Leaving Las Vegas, I was one of many randomly selected for the full treatment – separate line, remove boots, my laptop got swabbed and sniffed, and I got the full wand treatment, plus patting along the sides of my ribcage (by a female security person). I did not get the third-degree bra-grab that some American women have complained to the press about. FYI, a full-body pat-down for all passengers has been routine at Indian airports for as long as I can remember, carried out discreetly behind screens by same-sex security personnel. I guess it’s new to Americans, but has never been a big deal to me. I’d rather get felt up than blown up.
Fortunately, I am a paranoid traveler, and had allowed myself plenty of time at the airport, so the extra time in security wasn’t a problem. Some people who did not check in so early risked missing their flights.
Tsunami news in America, as everywhere else in the world, focuses on the local. Italian headlines concentrate on the handful of Italian dead (with several hundred still missing). Lecco’s papers, even more narrowly focused, were about the one Lecchese confirmed dead and three more missing.
Other countries’ news media are no different. These local obsessions usually get on my nerves, but an article by Italian journalist Beppe Severgnini, published in “Il Corriere della Sera” a couple of days after the tsunami, pointed out that bringing the global down to the local is the only way for some people to grasp it. I grudgingly admit that he’s got a point.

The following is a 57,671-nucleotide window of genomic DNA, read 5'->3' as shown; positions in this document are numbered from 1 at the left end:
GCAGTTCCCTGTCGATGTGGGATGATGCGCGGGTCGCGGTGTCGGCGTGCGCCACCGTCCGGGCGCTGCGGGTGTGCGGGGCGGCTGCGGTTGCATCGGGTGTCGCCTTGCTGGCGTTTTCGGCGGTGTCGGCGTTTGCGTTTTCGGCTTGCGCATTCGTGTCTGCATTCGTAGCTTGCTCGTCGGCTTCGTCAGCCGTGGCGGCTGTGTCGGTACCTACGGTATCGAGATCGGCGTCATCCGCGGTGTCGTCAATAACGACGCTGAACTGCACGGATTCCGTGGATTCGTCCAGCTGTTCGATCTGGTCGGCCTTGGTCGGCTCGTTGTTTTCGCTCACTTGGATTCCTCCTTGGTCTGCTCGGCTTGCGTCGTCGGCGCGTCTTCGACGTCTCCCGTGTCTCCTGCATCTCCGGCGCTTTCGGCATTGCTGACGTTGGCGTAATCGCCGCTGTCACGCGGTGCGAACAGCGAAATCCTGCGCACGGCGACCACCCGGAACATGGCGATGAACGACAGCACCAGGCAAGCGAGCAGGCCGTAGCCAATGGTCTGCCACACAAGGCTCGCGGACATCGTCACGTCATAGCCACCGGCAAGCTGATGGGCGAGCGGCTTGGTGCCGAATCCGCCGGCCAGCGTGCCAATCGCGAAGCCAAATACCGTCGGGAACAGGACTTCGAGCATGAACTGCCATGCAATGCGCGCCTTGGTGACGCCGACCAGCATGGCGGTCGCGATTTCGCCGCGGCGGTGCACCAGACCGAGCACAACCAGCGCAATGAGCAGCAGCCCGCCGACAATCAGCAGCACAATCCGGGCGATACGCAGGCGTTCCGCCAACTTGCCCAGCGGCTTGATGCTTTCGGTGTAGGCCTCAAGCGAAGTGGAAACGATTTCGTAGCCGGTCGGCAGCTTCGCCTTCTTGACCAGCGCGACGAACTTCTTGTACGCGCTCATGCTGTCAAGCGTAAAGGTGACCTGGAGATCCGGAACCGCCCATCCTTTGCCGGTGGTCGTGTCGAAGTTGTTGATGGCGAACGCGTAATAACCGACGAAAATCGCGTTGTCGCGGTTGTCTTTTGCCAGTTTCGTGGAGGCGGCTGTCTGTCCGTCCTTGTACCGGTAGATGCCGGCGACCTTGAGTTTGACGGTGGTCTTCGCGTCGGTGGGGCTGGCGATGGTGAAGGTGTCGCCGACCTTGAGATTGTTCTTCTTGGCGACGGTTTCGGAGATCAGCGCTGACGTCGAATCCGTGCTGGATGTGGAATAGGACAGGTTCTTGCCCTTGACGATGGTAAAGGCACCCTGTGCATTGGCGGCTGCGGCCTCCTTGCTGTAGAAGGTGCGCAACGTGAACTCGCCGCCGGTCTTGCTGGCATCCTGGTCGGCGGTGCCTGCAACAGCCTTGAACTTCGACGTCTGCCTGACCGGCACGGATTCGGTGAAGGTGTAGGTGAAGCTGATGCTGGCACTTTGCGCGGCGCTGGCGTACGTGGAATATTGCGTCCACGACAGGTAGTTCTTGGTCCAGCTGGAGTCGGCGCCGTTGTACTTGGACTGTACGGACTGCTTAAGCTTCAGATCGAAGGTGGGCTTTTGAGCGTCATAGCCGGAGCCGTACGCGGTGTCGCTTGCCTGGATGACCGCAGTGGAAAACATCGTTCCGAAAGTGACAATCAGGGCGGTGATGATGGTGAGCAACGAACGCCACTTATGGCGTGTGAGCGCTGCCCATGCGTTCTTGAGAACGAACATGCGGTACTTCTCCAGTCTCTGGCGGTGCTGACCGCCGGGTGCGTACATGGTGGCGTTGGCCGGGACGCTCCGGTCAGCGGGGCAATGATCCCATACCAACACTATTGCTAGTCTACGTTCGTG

For myself, I hope that no news continues to be good news. One story I’ve heard so far through the Woodstock grapevine is that a Sri Lankan alum a few years younger than myself (I knew his older sisters) was vacationing on Sri Lanka’s east coast with his family. They were the only survivors at the hotel where they were staying, and took four days to find each other at various hospitals (though fortunately their injuries were only minor).
You can learn a lot about a country from its advertising. One theme in the US is ads about products and services designed to let you work ALL THE TIME: “Turn your car’s passenger seat into an office.” “You can never afford to lose important data” – the photo shows a guy with a laptop beside a pool, beavering away while people around him are relaxing and having fun. No wonder so many Americans crave the laid-back (as they perceive it) Italian lifestyle.